The Anchorage Ban on Pot Clubs
City regulators want more control of the state’s marijuana industry than afforded by the Marijuana Control Board regulations.
Dual licensing being drafted by the municipality's marijuana taxation and regulation committee would require Anchorage marijuana businesses to apply for a municipal license as well as a state license. Industry hopefuls say the process is redundant, while city officials say they want more control of an industry that’s still federally illegal. The ordinance could possibly outlaw marijuana clubs or cafes in the city, as well as impose additional testing requirements for retailers.
Committee chairman Ernie Hall said the city is still waiting on the finalized state regulations before nailing down the city rules. The Marijuana Control Board finished these in December. Lt. Gov. Byron Mallot is expected to sign them into regulation Jan. 24 after the Department of Law finishes reviewing them.
“We’re still in a kind of never never land,” said Hall. “Until the state regulations come out and the lieutenant governor signs it, we’re still kind of in limbo.”
The Anchorage Assembly is expected to vote on the ordinance on Jan. 26.
“I want everybody to understand that this ordinance is being introduced. Don’t panic. There’s a process yet for this,” said Hall.
Municipal attorney Bill Falsey said the city’s intent is to focus on retail marijuana licenses to give Anchorage more control of the industry; much of the cultivation will likely be done elsewhere not subject to the city’s oversight.
The ordinance would allow city officials to inspect and levy fines for marijuana business violators – just as in state regulations, which fine violators up to $10,000 – but Falsey said they’ve engineered a staggered fine structure to keep fines light for lighter offenses.
“Ours will be tailored to different provisions,” said Falsey. “We’re going to have smaller violations with smaller fines, larger violations with larger fines.”
Bruce Schulte, the chair of the Marijuana Control Board and ex officio member of the committee, wondered why the city should have so much control beyond collecting revenue from fines.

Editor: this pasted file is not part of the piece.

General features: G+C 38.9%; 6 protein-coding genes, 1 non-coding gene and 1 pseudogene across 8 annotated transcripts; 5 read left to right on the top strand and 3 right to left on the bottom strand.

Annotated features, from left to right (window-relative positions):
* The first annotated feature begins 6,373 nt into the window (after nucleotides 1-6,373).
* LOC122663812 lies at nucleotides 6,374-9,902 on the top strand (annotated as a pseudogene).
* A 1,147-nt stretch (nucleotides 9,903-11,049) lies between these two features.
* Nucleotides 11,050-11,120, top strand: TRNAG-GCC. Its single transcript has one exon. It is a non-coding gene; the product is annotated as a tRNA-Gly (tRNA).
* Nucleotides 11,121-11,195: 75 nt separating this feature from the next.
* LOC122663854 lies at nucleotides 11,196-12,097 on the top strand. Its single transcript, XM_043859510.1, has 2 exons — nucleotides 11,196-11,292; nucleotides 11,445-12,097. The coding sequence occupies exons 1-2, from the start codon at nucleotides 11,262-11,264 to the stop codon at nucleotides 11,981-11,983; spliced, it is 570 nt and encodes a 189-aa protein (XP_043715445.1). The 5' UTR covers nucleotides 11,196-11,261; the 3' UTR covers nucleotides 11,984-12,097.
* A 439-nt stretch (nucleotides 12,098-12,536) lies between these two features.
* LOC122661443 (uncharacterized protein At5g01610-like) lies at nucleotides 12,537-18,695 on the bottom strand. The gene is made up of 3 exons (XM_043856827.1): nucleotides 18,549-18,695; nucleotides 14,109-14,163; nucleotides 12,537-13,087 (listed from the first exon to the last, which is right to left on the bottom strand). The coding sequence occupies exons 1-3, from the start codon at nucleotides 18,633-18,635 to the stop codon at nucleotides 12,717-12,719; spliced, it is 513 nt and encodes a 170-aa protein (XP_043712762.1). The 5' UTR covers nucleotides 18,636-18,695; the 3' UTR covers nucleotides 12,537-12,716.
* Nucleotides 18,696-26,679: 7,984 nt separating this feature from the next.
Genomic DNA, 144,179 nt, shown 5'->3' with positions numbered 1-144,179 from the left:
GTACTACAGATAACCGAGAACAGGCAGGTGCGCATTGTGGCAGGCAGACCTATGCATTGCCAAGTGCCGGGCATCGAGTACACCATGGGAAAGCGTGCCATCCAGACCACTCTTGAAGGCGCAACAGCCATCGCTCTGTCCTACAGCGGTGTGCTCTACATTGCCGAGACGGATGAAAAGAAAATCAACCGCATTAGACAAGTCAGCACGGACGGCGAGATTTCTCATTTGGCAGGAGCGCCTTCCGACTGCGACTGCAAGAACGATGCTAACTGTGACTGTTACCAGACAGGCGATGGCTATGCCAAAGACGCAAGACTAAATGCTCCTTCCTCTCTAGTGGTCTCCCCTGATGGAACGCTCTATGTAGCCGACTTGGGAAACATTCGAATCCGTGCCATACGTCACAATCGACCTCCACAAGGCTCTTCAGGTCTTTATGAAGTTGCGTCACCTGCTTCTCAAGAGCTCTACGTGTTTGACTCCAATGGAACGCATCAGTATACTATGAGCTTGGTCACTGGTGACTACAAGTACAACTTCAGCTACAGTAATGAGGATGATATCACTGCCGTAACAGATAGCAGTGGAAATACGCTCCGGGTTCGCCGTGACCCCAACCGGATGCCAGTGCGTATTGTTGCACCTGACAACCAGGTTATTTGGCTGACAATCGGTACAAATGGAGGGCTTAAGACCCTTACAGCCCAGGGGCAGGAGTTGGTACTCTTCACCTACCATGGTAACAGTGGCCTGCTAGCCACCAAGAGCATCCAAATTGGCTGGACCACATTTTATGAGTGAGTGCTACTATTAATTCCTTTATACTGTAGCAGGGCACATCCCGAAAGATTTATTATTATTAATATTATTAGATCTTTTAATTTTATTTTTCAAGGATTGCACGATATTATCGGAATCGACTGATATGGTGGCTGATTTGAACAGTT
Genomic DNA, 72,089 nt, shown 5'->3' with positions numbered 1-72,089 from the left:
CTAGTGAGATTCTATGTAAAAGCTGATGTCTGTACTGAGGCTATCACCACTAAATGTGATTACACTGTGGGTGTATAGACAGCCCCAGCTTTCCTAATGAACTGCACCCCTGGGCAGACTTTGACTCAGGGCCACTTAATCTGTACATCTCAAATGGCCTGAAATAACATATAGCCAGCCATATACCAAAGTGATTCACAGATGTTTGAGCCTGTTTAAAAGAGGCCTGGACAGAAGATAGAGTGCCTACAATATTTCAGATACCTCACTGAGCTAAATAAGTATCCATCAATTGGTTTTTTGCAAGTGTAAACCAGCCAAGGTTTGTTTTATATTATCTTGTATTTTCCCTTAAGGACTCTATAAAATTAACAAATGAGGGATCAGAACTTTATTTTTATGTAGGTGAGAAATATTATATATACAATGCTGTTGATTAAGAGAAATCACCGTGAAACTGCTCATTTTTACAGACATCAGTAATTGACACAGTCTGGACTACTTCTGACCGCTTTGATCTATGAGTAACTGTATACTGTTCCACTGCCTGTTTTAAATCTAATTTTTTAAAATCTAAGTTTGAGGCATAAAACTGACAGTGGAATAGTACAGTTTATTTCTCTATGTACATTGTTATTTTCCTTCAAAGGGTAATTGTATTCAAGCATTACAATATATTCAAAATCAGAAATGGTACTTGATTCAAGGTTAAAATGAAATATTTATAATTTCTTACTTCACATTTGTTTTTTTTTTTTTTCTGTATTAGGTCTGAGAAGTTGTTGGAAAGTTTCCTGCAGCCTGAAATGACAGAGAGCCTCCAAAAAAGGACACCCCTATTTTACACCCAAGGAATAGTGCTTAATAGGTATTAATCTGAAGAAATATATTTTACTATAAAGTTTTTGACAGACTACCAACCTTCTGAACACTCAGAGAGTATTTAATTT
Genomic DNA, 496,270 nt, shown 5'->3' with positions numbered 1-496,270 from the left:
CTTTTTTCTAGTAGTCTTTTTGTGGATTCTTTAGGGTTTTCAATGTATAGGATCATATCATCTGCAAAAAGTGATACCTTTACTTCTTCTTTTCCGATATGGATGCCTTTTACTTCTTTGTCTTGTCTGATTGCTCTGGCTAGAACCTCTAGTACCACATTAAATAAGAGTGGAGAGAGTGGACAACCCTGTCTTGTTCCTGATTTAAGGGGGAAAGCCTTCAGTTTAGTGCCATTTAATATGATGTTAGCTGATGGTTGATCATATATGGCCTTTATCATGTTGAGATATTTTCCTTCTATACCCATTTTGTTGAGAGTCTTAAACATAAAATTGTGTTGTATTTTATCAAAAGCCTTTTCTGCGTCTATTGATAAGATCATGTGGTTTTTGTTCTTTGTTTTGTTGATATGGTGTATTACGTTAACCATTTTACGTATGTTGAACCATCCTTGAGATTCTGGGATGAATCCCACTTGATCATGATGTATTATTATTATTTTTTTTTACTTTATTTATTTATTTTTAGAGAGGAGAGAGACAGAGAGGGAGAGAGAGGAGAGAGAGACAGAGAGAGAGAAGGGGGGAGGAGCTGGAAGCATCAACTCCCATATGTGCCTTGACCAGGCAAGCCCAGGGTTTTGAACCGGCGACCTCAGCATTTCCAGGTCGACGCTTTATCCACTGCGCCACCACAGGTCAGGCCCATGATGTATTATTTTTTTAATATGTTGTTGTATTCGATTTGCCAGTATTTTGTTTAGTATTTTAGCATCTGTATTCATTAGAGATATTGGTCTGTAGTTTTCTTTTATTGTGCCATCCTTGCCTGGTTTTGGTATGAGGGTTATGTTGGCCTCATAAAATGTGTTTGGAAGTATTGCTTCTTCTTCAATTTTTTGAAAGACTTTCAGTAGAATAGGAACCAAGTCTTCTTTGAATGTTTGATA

“Why wouldn’t we just defer to the state?” asked Schulte. “I’m not sure what value we gain other than money into the city coffers. Or is that the goal?”
Falsey said city enforcement should be able to enforce state regulations, as well as their own extra regulations, without having to go through the state board.
“As we have municipal code enforcement doing purely municipal things,” said Falsey, “they may stumble on infractions on the licensing and regulatory side. When we have someone in power to do enforcement, they should be fully in power to enforcement.”
The draft ordinance would ban both marijuana clubs and onsite consumption licenses, the latter of which the state specifically allows. Falsey said the language is conservative only because the Assembly wanted to discuss the matter. A ban is simply the vehicle to bring the issue up when the Assembly meets, a procedural necessity.
“The Assembly has asked that these issues be brought back to it,” Falsey said. “We know these questions are coming back to the assembly one way or the other.”
The city already has an indoor smoking ban, but it has workarounds including private smoking clubs, the structure for which existing marijuana clubs already resembles.
Falsey said the Assembly might want its own ordinances regarding clubs and cafes. Its take could differ from the state’s, whose allowance for an onsite marijuana consumption provision was not unanimous in the first place.
“The onsite consumption and smoking clubs were highly contentious in the state regulatory discussions,” said Falsey. “Alaska is now currently the only jurisdiction anticipating whether or not there are marijuana café. Certainly the more conservative way would be to fall back on the Colorado Washington Oregon approach.”
The city’s dual licensing requirement stems, in part, from a desire for local control. The city wants its own enforcement to have authority to penalize marijuana businesses for infractions. This means mirroring some of the state’s licensing requirements in municipal code, as well as adding others where the city feels the state regulations are too lax.
“In looking at this, there seemed to be a lot of synergies and efficiencies to be gained mirroring aspects of the state’s regulations already in municipal code,” said Falsey.
Under the draft ordinance, city compliance officers could penalize marijuana business for state issues like security, but also for new infractions.
The ordinance proposes a ban on 59 different pesticides in marijuana cultivation. City compliance officers could spot check retailers’ producst to see if pesticides are present.
Hopeful marijuana retailers agreed with the sentiment, but not with method. The system makes retailers responsible – at $500 dollars a pop – for a cultivator’s use of forbidden pesticides, and burdens the unwitting retailer with a stock backlog.
“Cultivation sends samples, gets it tested,” said Kim Kole, a member of Coalition for Responsible Cannabis Legislation. “Retail has to sit on that product, and send out another sample for the testing facility again? It’s completely redundant and inefficient.”
Falsey admitted the final ordinance would have to account for industry advice and said, “We want to start the conversation going early.”
The state marijuana board already pays out a portion of its licensing fees to the locality where the license is held, so the municipal license will come at no charge.
“The state ballot language requires that half those license fees come to us. Because we are due to receive 50 percent,” said Falsey, “our proposal in this ordinance is to charge nothing.”
DJ Summers can be reached at email@example.com